South Sudan is affected by widespread insecurity.
On our visit we heard that it could be difficult to encourage
ex-soldiers into other fields of work which they considered to
be "beneath" them. On the other hand, many ex-soldiers
already have a sense of discipline instilled in them and, with
appropriate training, could form part of South Sudan's much-needed
reformed security sector (we discuss security sector reform in
44. It is unsustainable for 40% of the Government
of South Sudan (GRSS)'s budget to be spent on defence. Once the
economic situation in South Sudan has become more stable, DFID
should re-prioritise its support to reduce the size of the South
Sudanese army and reintegrate ex-soldiers back into the community.
This presents a considerable challenge given the high levels of
unemployment and soldiers' lack of skills, but is important if
the GRSS is to begin providing basic services for the population.
45. Government capacity in South Sudan is extremely
limited. Although basic structures have been established, delivery
systems across all sectors are either absent or dysfunctional.
There is a significant shortage of skilled people in the civil
service and trained police. Nearly half of all civil servants
in South Sudan only have a primary education.
Many have poor literacy and IT skills. Michael Ryder, UK Special
Representative to Sudan, said there is a "lot of talent"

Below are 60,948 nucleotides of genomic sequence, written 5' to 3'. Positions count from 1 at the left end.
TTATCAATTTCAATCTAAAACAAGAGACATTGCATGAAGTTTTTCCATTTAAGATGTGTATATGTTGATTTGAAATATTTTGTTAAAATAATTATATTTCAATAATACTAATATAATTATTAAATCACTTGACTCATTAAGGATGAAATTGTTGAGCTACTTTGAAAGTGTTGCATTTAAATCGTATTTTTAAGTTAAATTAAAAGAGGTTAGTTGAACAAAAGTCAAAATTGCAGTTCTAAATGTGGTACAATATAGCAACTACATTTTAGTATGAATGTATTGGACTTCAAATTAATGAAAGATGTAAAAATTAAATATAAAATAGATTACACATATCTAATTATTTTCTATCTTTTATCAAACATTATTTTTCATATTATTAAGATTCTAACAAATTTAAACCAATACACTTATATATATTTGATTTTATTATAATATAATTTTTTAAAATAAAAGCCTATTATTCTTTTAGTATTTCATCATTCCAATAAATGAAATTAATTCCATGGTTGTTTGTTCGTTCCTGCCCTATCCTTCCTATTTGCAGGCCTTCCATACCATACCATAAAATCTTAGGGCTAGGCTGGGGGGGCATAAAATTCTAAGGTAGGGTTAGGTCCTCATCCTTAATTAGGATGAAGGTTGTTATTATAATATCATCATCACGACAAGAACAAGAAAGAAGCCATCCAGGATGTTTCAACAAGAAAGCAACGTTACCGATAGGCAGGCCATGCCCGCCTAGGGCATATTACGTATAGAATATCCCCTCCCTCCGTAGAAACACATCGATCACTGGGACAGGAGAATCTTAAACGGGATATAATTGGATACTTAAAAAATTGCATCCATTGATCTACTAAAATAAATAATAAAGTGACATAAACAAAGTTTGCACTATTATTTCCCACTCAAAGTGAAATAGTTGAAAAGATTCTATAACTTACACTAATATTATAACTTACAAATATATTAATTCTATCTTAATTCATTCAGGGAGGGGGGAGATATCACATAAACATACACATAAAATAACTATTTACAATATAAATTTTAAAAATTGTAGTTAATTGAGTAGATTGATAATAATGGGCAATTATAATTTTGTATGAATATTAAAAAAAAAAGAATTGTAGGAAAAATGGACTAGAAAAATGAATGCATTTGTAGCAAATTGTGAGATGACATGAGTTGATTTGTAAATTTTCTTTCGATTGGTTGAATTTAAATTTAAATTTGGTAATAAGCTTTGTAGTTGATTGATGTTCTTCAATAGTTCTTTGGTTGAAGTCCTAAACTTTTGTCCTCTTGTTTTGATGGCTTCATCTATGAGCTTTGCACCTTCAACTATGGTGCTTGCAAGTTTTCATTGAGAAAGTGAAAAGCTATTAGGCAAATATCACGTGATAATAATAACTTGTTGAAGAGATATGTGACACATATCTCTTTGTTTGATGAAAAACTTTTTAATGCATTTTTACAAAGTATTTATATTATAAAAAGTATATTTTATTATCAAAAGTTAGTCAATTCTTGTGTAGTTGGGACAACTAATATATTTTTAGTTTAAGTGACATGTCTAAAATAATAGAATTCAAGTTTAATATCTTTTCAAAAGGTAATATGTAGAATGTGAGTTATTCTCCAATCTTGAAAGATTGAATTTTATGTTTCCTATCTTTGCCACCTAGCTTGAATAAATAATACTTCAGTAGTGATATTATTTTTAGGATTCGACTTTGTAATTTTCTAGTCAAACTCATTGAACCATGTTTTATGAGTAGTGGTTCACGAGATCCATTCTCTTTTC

in the Juba Governmentparticularly at the ministerial levelbut
"very limited depth of capacity".
But we were told during our visit that GRSS ministers had to spend
too much time in meetings with international donors. Public financial
management capacity is also very low, meaning that the GRSS lacks
control over its finances. Formal government institutions at the
county and local level are limited.
46. DFID states that it is "crucial" to
strengthen capacity at all levels of government, and public finance
management, if South Sudan is to prosper and be stable. The Department
provides direct support to the central executive, through high
level mentoring to key personnel within the Ministry of Cabinet
Affairs, the Office of the President and the Ministry of Information
and Broadcasting. It has employed technical consultants, such
as Adam Smith International, to undertake this role. DFID is also
supporting work to strengthen South Sudan's management of its
public finances, including a £1.5m contribution to an Overseas
Development Institute (ODI) programme to create more effective,
transparent and accountable budget processes and systems. DFID
also helps to fund the secondment of ODI Fellows to key ministries
such as the Ministry of Finance and Economic Planningwhich
is generally regarded to be one of the better ministries in Juba.
It was clear that the ministers we spoke to highly valued this
technical expertise. At the state level, DFID provides about £5